Case Study: #1 Mr. O’Brien
1. Which clients are at greatest risk for falls in the acute care setting? Consider physiological and environmental risk factors for falls. The majority of patient falls occur in patients who are young and the older adults. Individuals who are ill or who become injured are at risk. If a patient is weakened or has an altered mental state, they are susceptible to falls.
2. Identify seven areas of a fall risk assessment. History of falls, seizures or fainting, older than 70, confusion or disorientation, medications that may cause confusion or alter mind, cardiovascular problems, poor eyesight.
3. Discuss the initial nursing interventions when the nurse enters Mr. O’Brien’s room and finds him lying on the floor. Look over Mr. O’Brien to check for fractures, bleeding, or any other serious injury. Assist Mr. O’Brien back into bed, and teach him the importance of calling for assistance. Call doctor to inform him of fall, fill out incident report.
4. Discuss who should be notified about Mr. O’Brien’s fall and what type of documentation is needed regarding the incident. Mr. O’Brien’s physician, family, and nursing assistants should be notified about the fall. An incident report should be filled out.
5. What test(s) will the health care provider most likely prescribe because Mr. O’Brien is complaining of pain in his right hip. Mr. O’Brien will most likely get an x-ray done.
6. The nurse double checks to see that appropriate fall precautions are in place. Identify ten measures to help prevent falls in older adults. Orientation to the environment to provide familiarity, bedside table or overbed table with supplies and belongings within reach, assistance when needed, environment kept free of clutter, side rails remain up, beds kept in the lowest position, wheels on beds, wheelchairs or gurneys are kept locked, patient should wear slip-resistant shoes or socks, wipe or mop spilled liquids promptly, provide adequate lighting.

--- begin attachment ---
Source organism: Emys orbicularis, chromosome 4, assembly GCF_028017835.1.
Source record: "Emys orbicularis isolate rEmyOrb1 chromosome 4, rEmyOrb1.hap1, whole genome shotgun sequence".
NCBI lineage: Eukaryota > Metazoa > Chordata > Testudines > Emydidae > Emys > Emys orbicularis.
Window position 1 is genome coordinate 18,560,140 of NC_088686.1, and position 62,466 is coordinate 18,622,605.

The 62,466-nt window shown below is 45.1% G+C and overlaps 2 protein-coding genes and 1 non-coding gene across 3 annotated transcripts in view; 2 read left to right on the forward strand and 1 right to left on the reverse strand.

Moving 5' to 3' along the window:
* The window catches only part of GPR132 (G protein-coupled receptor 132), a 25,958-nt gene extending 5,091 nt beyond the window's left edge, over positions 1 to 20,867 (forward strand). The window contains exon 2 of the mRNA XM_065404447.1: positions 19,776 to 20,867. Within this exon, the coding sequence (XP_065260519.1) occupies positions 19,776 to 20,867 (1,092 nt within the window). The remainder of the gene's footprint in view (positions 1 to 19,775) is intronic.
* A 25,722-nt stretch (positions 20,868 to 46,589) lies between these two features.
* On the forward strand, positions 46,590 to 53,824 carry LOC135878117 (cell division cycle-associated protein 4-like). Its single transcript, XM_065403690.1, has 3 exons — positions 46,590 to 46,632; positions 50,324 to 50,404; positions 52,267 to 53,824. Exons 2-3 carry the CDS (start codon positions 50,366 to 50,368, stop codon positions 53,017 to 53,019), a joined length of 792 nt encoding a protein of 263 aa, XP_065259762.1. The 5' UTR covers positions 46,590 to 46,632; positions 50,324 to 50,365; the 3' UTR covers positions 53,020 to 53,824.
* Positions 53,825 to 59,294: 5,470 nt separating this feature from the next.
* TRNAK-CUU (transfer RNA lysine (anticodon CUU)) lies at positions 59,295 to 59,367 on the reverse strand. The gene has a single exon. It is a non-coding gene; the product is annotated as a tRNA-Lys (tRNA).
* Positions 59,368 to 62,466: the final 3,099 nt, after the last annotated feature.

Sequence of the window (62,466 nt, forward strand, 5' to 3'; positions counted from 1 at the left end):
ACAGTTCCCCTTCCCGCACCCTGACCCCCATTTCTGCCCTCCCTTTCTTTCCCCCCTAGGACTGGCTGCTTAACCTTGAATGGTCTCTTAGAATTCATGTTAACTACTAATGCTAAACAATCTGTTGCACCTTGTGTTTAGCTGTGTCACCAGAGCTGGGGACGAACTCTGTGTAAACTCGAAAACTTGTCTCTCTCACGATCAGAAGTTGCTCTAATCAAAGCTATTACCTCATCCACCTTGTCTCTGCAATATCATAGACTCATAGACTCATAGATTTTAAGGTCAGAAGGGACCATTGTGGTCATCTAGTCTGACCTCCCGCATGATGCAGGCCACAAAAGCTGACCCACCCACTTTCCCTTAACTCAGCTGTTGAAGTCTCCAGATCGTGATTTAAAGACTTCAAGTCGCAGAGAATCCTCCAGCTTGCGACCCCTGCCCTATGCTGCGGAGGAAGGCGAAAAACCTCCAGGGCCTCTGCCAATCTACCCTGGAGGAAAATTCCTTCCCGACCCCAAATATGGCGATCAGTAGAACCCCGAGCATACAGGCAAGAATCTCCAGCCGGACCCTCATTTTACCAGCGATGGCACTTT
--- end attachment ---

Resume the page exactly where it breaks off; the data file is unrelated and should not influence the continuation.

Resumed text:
7. What can the nursing assistant do to help in maintaining Mr. O’Brien’s safety? See above.
8. The nurse must complete an incident report. Discuss the purpose of an incident report and list the elements/type of data to address when completing this report. An incident report documents what lead to the fall, contributing factors to a fall, level of injury sustained, consequences of the fall and any recommendations on actions to take after a fall. Witnesses and statements should be reported.
9. Write a nursing progress note regarding the fall to enter into Mr. O’Brien’s chart. Use the S.O.A.P.I.E. or Focus/D.A.R. method for writing a nursing note. (see next page for chart)
E(valuation) Patient states “I just slipped is all.”
Bed alarm sounded, patient found on lying on floor on his right hip.
Patient’s BP is 110/62, HR 88, RR 16 and c/o pain on right hip a “7/10” and describes pain as a “dull ache.”
Orient patient to environment, places belongings within reach, side rails up, bed in lowest position. Teach patient importance of call light and asking for help.
Orient client to environment. Placed bedside tables, and belongings within reach. Put bed in lowest position, with side rails up. Taught patient to use call light to call for assistance. Taught patient to utilize call light and bed controls. Increased patient’s awareness to fall risks and complications that may arise from a fall.
Client did not experience falls for the remainder of the shift. Client verbalized plans to ask for assistance and acknowledged complications due to a fall.
10. Provide a brief explanation of what orthostatic (postural) hypotension is and identify the blood pressure and heart rate values that define orthostatic (postural) hypotension. A form of low blood pressure that happens when you stand up from sitting or lying down; s/s are lightheadedness or fainting.
11. Explain the steps of assessing orthostatic...
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